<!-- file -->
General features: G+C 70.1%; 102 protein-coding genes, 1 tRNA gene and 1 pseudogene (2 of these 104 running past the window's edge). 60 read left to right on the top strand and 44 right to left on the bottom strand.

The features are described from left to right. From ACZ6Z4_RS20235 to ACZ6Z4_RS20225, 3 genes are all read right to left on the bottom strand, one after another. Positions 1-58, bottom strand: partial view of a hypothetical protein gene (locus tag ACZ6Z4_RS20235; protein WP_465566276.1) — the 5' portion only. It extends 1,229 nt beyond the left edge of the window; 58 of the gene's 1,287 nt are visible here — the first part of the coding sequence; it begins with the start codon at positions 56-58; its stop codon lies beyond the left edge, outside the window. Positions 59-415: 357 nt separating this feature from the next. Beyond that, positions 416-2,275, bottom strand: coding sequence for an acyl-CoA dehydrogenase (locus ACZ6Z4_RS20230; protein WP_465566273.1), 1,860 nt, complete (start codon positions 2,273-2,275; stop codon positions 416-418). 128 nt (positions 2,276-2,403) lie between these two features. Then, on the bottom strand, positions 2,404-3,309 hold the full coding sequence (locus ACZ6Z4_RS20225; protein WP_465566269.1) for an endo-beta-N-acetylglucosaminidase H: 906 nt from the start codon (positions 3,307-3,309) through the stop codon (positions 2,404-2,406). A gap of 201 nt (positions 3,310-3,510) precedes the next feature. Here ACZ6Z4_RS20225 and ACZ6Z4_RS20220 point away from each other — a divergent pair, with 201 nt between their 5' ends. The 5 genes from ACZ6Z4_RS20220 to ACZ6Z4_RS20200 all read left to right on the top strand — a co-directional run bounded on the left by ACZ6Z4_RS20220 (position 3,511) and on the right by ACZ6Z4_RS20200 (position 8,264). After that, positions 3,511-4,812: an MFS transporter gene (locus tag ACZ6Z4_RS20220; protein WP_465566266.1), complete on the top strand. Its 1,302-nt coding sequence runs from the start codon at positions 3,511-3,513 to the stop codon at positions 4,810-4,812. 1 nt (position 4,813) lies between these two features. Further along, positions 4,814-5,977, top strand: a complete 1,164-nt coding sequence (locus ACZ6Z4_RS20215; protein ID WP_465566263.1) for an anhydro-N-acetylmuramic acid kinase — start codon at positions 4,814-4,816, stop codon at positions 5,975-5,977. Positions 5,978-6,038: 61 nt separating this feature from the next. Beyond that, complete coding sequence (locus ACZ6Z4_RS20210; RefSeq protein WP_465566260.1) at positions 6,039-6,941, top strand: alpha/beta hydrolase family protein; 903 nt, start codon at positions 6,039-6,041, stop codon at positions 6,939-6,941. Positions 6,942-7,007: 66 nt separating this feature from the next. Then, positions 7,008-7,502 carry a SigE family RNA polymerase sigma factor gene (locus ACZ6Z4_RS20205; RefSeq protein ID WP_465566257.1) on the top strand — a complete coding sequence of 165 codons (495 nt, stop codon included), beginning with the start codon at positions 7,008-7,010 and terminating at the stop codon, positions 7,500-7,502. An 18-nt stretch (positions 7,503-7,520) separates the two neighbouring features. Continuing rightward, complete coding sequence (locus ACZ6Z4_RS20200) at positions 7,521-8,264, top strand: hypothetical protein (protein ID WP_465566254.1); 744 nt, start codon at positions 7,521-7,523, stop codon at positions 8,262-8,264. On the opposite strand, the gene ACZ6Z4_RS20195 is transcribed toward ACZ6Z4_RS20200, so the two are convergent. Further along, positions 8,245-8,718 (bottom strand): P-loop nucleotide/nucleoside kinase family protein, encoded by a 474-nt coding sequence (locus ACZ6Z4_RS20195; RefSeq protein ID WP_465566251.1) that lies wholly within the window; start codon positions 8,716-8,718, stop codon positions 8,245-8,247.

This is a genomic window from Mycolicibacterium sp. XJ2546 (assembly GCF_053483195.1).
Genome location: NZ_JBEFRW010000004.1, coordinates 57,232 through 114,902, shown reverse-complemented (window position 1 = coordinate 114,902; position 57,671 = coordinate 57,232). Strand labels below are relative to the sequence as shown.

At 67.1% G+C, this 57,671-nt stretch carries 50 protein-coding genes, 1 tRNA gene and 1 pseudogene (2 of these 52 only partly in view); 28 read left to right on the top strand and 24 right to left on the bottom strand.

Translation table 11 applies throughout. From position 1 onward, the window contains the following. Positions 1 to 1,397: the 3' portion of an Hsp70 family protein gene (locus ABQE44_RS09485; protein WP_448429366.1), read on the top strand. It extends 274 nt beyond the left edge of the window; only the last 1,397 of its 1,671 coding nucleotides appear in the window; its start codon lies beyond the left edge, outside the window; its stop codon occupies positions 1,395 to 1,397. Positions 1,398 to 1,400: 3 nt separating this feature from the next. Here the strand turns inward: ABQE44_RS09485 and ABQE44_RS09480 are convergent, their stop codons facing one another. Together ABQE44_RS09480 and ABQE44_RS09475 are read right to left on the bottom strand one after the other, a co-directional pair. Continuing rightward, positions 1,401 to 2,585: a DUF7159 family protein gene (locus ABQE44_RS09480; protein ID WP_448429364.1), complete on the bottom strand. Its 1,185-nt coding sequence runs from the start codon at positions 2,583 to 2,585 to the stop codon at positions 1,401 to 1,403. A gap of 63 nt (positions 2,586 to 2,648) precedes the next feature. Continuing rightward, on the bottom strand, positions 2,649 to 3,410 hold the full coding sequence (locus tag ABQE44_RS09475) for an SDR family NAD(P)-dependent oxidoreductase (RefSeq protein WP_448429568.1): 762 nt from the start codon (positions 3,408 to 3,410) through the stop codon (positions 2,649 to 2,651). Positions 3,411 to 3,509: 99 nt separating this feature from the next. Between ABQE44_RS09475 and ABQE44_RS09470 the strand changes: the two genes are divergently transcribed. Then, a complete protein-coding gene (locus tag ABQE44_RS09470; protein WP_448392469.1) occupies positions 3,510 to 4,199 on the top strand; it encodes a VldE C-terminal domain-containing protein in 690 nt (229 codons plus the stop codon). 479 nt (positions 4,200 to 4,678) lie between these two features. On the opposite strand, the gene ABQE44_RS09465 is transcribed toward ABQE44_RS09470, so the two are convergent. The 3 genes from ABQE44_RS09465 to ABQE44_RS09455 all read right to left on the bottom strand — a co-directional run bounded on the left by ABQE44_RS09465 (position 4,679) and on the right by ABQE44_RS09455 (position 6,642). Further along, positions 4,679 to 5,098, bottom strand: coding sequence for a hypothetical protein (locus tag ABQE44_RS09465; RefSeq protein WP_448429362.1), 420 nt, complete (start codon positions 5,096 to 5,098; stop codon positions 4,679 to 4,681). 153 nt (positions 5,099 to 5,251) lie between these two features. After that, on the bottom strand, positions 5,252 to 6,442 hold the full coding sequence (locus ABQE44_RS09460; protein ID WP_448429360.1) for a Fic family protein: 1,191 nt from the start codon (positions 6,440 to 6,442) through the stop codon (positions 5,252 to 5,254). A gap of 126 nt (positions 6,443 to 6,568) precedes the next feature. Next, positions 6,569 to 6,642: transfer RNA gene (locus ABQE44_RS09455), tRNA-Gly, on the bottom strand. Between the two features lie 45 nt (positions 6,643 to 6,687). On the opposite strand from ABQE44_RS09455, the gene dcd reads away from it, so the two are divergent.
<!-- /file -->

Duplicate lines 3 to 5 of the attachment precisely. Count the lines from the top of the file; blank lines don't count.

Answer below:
This is a genomic window from Mycolicibacterium sp. XJ2546 (assembly GCF_053483195.1).
Genome location: NZ_JBEFRW010000004.1, coordinates 57,232 through 114,902, shown reverse-complemented (window position 1 = coordinate 114,902; position 57,671 = coordinate 57,232). Strand labels below are relative to the sequence as shown.

At 67.1% G+C, this 57,671-nt stretch carries 50 protein-coding genes, 1 tRNA gene and 1 pseudogene (2 of these 52 only partly in view); 28 read left to right on the top strand and 24 right to left on the bottom strand.